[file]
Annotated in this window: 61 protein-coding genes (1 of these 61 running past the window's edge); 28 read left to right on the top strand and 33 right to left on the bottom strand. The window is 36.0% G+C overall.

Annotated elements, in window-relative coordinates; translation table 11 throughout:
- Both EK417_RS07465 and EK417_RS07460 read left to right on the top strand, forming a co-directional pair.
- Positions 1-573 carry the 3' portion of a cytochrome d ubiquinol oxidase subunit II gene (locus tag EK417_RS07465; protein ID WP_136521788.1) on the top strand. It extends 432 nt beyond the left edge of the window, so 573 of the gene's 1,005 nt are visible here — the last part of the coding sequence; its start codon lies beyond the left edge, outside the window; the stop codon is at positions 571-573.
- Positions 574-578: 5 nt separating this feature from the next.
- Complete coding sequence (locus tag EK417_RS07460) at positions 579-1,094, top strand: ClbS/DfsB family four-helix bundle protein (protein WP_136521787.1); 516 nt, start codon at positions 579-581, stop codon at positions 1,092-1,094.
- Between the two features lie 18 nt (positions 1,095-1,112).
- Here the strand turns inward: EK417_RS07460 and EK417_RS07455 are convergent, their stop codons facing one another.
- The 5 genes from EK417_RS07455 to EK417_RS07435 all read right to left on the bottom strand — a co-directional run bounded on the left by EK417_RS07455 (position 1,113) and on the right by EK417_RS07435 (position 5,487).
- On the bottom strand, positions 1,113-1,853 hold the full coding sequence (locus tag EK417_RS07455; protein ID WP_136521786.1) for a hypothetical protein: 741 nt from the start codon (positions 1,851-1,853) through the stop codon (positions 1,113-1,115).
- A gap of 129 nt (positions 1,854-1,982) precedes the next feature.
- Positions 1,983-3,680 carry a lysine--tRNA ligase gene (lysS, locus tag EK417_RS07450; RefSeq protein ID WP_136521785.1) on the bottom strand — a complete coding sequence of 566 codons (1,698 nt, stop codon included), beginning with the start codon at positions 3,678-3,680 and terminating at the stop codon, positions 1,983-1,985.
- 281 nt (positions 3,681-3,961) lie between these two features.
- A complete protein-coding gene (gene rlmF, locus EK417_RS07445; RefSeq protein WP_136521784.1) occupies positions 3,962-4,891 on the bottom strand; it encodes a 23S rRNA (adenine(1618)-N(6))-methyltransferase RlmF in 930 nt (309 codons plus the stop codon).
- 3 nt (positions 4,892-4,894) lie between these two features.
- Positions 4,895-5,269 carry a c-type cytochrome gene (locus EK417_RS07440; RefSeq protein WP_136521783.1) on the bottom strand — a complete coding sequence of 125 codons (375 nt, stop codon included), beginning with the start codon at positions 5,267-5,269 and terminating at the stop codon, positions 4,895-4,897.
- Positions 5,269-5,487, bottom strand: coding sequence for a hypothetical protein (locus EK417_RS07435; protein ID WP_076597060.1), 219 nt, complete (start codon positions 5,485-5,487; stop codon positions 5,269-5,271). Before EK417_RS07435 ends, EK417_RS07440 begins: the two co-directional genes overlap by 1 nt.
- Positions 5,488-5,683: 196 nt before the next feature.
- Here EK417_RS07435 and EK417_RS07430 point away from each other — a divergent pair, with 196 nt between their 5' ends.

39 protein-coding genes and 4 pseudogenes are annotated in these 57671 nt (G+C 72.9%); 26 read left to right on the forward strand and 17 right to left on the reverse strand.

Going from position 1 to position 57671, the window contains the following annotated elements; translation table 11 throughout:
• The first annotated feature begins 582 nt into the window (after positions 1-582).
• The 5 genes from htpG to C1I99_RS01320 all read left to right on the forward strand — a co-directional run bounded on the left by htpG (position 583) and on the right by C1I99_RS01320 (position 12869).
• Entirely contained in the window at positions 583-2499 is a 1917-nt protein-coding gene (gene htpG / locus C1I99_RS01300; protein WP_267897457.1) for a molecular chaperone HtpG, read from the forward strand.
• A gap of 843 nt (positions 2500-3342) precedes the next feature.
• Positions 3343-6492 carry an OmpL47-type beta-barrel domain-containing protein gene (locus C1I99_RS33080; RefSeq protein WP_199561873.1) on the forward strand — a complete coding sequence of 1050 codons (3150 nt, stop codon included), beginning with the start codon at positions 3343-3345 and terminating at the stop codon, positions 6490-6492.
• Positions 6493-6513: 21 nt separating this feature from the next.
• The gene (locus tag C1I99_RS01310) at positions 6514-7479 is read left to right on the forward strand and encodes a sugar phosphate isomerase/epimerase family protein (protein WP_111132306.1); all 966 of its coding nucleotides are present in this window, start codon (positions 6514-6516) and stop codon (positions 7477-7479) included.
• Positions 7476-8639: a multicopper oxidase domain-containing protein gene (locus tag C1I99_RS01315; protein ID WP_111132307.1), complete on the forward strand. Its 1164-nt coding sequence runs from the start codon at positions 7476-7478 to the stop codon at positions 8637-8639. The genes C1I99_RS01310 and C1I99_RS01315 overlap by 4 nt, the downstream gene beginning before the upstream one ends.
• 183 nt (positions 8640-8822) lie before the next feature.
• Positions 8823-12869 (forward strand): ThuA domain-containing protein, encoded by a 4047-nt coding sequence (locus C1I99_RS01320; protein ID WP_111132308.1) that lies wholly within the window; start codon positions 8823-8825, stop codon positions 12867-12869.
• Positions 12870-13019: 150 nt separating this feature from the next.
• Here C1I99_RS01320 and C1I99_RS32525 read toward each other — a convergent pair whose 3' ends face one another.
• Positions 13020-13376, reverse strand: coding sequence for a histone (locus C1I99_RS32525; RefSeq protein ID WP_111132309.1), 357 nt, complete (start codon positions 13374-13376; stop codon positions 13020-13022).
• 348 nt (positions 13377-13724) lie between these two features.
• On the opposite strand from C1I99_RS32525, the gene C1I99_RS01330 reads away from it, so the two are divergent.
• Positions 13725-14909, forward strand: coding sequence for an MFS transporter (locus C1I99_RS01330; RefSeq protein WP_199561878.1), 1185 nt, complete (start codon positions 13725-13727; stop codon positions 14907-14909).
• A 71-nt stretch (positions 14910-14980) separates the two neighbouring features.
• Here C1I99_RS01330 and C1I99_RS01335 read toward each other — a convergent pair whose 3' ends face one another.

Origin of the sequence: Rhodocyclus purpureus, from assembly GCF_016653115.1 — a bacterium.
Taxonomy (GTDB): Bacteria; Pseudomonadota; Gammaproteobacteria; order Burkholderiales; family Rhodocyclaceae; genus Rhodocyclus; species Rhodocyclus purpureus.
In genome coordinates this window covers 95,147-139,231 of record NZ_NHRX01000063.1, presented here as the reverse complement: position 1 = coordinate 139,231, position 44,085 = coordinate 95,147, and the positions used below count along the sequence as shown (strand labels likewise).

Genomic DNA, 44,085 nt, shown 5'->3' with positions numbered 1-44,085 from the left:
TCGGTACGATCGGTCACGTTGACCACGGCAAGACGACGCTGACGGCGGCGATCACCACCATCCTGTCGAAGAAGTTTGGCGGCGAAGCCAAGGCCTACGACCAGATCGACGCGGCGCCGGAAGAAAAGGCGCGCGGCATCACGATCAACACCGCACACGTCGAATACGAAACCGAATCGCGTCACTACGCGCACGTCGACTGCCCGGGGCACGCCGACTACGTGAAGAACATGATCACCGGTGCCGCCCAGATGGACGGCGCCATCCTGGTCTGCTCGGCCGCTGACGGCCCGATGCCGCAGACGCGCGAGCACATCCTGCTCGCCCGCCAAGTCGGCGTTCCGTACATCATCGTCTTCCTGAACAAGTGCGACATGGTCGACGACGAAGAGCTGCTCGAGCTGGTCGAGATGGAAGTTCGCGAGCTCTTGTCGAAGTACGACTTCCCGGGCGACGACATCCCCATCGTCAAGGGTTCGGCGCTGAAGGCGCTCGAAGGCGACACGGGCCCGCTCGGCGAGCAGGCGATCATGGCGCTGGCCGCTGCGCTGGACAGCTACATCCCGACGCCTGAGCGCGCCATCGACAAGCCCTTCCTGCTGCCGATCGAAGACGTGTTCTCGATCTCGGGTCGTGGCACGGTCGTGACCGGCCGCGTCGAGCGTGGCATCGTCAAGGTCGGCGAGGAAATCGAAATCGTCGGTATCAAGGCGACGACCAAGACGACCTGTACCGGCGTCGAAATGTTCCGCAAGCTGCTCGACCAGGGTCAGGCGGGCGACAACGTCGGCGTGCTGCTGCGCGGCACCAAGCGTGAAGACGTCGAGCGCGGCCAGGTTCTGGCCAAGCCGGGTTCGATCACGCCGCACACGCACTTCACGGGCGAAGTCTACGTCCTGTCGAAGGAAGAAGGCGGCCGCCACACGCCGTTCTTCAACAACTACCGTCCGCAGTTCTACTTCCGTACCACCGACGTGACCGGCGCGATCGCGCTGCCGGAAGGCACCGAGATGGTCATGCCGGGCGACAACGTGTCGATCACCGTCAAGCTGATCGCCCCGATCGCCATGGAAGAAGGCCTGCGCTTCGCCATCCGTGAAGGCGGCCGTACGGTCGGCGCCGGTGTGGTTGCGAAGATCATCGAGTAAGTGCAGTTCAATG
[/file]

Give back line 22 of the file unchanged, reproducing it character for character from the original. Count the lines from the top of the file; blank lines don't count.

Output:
• The first annotated feature begins 582 nt into the window (after positions 1-582).